BMI, Deutsche Bank cut PH GDP forecast


BMI Research and Deutsche Bank have joined other private institutions in scaling back the forecast for the Philippine economy for full-year 2015 as they take into account the impact of external headwinds and the El Niño phenomenon on gross domestic product (GDP).

In separate research notes, BMI trimmed its Philippines growth estimate to 5.7 percent from 6 percent, while Deutsche Bank marked down its previous forecast of 6.5 percent to 6 percent.

The revised forecasts were below the 6.1 percent GDP growth last year and the 7 percent to 8 percent growth assumption by the government for 2015.

“We are slightly downgrading our real GDP growth forecast for 2015 to 5.7 percent from 6 percent previously, owing to growing external headwinds,” BMI said.

While outlook for the Philippine economy is largely positive, The Fitch Group think tank unit noted the lackluster economic conditions in Asia is a key risk to its constructive stance.

The economic conditions in the region, particularly in Japan and China, which are the first and third largest export destinations for the Philippines, respectively, will undermine Philippine shipments, BMI said.

“Philippine exports have been poor in 2015, posting in the red for six out of the first seven months of the year,” it said.

Sound footing
Nevertheless, amid the external headwinds currently undermining export performance, BMI said the Philippine economy should remain on a sound footing over the coming quarters.

In particular, the think tank said the resilience of the domestic economy and the potential uptick in fiscal spending as the election season approaches will help cushion the economy against the ongoing slide in exports, BMI noted.

“A continued pick-up in private sector investment activity looks particularly compelling over the coming quarters,” it said, noting that the growth of gross capital formation has been picking up in recent months which suggests that private domestic investors are picking up the slack.

BMI cited the latest data from the Philippine Statistics Authority (PSA) which showed that gross capital formation accelerated to 11.6 percent year-on-year in the first quarter and 17.4 percent in the second quarter of 2015 from 3.0 percent in the fourth quarter of 2014.

At the same time, private consumption should remain resilient on the back of strong remittance inflows, BMI said.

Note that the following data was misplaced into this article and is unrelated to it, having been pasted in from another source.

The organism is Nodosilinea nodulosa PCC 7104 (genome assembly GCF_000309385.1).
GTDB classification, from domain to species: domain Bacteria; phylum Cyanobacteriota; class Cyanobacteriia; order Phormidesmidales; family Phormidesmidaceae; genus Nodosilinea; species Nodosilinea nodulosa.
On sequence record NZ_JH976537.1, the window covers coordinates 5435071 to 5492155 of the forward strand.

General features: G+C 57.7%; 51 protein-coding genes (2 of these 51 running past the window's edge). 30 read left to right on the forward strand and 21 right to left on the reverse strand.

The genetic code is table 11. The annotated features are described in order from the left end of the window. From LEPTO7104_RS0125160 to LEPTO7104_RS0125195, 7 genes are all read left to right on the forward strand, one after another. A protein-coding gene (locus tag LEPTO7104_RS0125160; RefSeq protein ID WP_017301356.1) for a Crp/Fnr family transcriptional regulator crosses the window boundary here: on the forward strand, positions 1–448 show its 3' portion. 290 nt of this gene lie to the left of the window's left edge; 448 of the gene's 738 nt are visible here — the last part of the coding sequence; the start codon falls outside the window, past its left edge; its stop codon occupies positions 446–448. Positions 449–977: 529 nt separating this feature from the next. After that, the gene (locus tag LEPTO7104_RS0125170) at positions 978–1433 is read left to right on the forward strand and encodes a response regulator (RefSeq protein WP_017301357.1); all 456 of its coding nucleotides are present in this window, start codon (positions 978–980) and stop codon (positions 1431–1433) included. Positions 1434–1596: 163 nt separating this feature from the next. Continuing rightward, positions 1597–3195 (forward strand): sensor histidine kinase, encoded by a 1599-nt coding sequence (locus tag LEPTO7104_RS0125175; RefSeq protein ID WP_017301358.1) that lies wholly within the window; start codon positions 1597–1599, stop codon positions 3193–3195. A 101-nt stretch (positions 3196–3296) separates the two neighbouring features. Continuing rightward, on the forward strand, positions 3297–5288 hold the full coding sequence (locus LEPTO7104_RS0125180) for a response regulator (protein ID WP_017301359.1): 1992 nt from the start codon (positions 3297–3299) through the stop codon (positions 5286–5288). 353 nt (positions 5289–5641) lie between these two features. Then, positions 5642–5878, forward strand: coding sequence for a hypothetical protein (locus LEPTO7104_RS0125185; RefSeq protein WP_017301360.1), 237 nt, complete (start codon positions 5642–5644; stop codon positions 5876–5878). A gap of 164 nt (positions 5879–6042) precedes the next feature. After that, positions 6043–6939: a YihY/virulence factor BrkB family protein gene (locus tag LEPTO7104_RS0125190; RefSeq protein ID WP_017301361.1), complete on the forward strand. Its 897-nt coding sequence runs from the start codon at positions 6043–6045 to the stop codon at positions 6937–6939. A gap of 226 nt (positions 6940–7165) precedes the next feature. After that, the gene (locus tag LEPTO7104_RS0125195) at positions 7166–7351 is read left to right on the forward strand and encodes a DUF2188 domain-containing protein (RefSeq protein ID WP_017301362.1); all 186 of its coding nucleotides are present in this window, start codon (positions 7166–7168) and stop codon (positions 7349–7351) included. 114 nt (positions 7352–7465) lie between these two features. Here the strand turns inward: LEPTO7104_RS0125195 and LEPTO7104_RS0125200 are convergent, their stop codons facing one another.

“In addition, fiscal spending looks set to increase, as elections are coming soon and as a P3. trillion budget for 2016 has been proposed, signaling government intentions to boost expenditure over the coming quarters,” it said.

BMI emphasized that an acceleration of infrastructure projects under the public-private partnership scheme as the administration nears the end of its six-year term in 2016 should provide further impetus for spending growth.

“While fiscal spending has been lackluster since the start of the year, there are already incipient signs of an uptick in government consumption,” the think tank said.

El Niño
For its part, Deutsche Bank said it latest forecast rests mainly on the back of drastically lower domestic output from the impact of a strong El Niño.

“The potentially severe dry weather could be another drag to already weak exports, aside from the headwinds due to China’s slowdown and overall weak global trade,” it said.

The bank pointed out, however, that the economy continues to have positive growth prospects just when its Asian neighbors are at risk of slowing down.

In particular, Deutsche Bank noted the economy has grown at least 5 percent year-on-year for the past 14 quarters, driven by robust domestic demand despite the latest developments in exports.

“Private consumption and investments have been strong, fueled by at least $2 billion of remittances every month, better job prospects from the services sector, and more recently, lower commodity prices,” it said.

Above all this, the Philippines’ challenge now is for the government to spend according to the annual budget, especially after the underspending in the past two years, it said.

“A change in leadership is forthcoming, with elections taking place in May 2016. And this is likely to pressure the incumbent to push for spending, especially towards infrastructure (where there is a substantial deficit), if he wants to leave a favorable mark on the country,” it added.

The bank said private-partnership programs are gradually taking off while government disbursements have started to gain pace growing 18 percent in June and 25 percent in July.

“These developments, in our view, are likely to help sustain growth of at least 6 percent this year and next,” it said.

Other forecasts revised
Earlier, the International Monetary Fund (IMF) also warned of revising downward its growth outlook of 6.2 percent for the country to reflect the government’s adjustment of the first-quarter GDP performance.

Moody’s Investors Service has also cut its growth forecast for the Philippines to 5.7 percent this year from a previous projection of 6.0 percent citing slow exports, government underspending and the impact of El Niño on agriculture.

Standard & Poor’s Ratings Services (S&P) trimmed its growth forecast to 5.6 percent from an earlier 6.0 percent, taking into account higher external volatility.

Five of the seven analysts who had commented on the second quarter GDP figures also released lower forecast figures for 2015, citing weak exports and uneven global growth as risks.

Analysts from the Bank of the Philippine Islands, Metropolitan Bank and Trust Co. (Metrobank) Research, Singapore’s DBS Bank, London-based research consultancy Capital Economics, and UK-based investment bank Barclays now expect the GDP to grow between 5.5 percent and 6.2 percent.

Standard Chartered Bank, on the other hand, chose to keep its 2015 GDP outlook unchanged at 6 percent.


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